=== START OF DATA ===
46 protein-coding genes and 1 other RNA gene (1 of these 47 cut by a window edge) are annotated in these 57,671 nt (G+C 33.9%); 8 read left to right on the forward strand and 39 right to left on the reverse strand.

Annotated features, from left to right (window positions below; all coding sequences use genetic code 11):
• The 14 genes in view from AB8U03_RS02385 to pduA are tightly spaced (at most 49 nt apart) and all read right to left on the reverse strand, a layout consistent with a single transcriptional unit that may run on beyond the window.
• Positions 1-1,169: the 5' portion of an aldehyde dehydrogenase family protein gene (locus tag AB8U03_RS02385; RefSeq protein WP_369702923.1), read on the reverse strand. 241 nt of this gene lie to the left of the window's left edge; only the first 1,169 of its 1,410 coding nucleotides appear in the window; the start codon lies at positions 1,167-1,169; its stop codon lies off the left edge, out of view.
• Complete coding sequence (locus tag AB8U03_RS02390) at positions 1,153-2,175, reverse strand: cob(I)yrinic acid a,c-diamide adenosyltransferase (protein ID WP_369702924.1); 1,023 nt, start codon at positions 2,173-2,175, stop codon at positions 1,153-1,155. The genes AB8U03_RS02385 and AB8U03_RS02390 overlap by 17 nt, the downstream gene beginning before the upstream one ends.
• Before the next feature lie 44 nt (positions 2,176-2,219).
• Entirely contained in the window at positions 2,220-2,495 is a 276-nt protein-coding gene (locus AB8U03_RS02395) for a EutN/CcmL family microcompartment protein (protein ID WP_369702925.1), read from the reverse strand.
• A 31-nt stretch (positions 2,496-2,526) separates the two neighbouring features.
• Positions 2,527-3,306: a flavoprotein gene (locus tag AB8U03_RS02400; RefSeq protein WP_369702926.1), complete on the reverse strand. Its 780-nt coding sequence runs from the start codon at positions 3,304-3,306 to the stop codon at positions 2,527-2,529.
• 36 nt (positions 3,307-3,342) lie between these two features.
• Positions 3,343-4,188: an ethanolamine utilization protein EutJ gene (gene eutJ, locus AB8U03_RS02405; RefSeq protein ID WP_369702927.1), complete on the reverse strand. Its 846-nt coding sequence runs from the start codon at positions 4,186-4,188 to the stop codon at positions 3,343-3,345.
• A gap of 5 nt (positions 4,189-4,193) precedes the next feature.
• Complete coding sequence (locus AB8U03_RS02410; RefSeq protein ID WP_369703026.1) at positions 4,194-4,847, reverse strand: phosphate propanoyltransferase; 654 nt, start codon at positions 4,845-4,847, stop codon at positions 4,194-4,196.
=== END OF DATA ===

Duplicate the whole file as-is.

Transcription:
46 protein-coding genes and 1 other RNA gene (1 of these 47 cut by a window edge) are annotated in these 57,671 nt (G+C 33.9%); 8 read left to right on the forward strand and 39 right to left on the reverse strand.

Annotated features, from left to right (window positions below; all coding sequences use genetic code 11):
• The 14 genes in view from AB8U03_RS02385 to pduA are tightly spaced (at most 49 nt apart) and all read right to left on the reverse strand, a layout consistent with a single transcriptional unit that may run on beyond the window.
• Positions 1-1,169: the 5' portion of an aldehyde dehydrogenase family protein gene (locus tag AB8U03_RS02385; RefSeq protein WP_369702923.1), read on the reverse strand. 241 nt of this gene lie to the left of the window's left edge; only the first 1,169 of its 1,410 coding nucleotides appear in the window; the start codon lies at positions 1,167-1,169; its stop codon lies off the left edge, out of view.
• Complete coding sequence (locus tag AB8U03_RS02390) at positions 1,153-2,175, reverse strand: cob(I)yrinic acid a,c-diamide adenosyltransferase (protein ID WP_369702924.1); 1,023 nt, start codon at positions 2,173-2,175, stop codon at positions 1,153-1,155. The genes AB8U03_RS02385 and AB8U03_RS02390 overlap by 17 nt, the downstream gene beginning before the upstream one ends.
• Before the next feature lie 44 nt (positions 2,176-2,219).
• Entirely contained in the window at positions 2,220-2,495 is a 276-nt protein-coding gene (locus AB8U03_RS02395) for a EutN/CcmL family microcompartment protein (protein ID WP_369702925.1), read from the reverse strand.
• A 31-nt stretch (positions 2,496-2,526) separates the two neighbouring features.
• Positions 2,527-3,306: a flavoprotein gene (locus tag AB8U03_RS02400; RefSeq protein WP_369702926.1), complete on the reverse strand. Its 780-nt coding sequence runs from the start codon at positions 3,304-3,306 to the stop codon at positions 2,527-2,529.
• 36 nt (positions 3,307-3,342) lie between these two features.
• Positions 3,343-4,188: an ethanolamine utilization protein EutJ gene (gene eutJ, locus AB8U03_RS02405; RefSeq protein ID WP_369702927.1), complete on the reverse strand. Its 846-nt coding sequence runs from the start codon at positions 4,186-4,188 to the stop codon at positions 3,343-3,345.
• A gap of 5 nt (positions 4,189-4,193) precedes the next feature.
• Complete coding sequence (locus AB8U03_RS02410; RefSeq protein ID WP_369703026.1) at positions 4,194-4,847, reverse strand: phosphate propanoyltransferase; 654 nt, start codon at positions 4,845-4,847, stop codon at positions 4,194-4,196.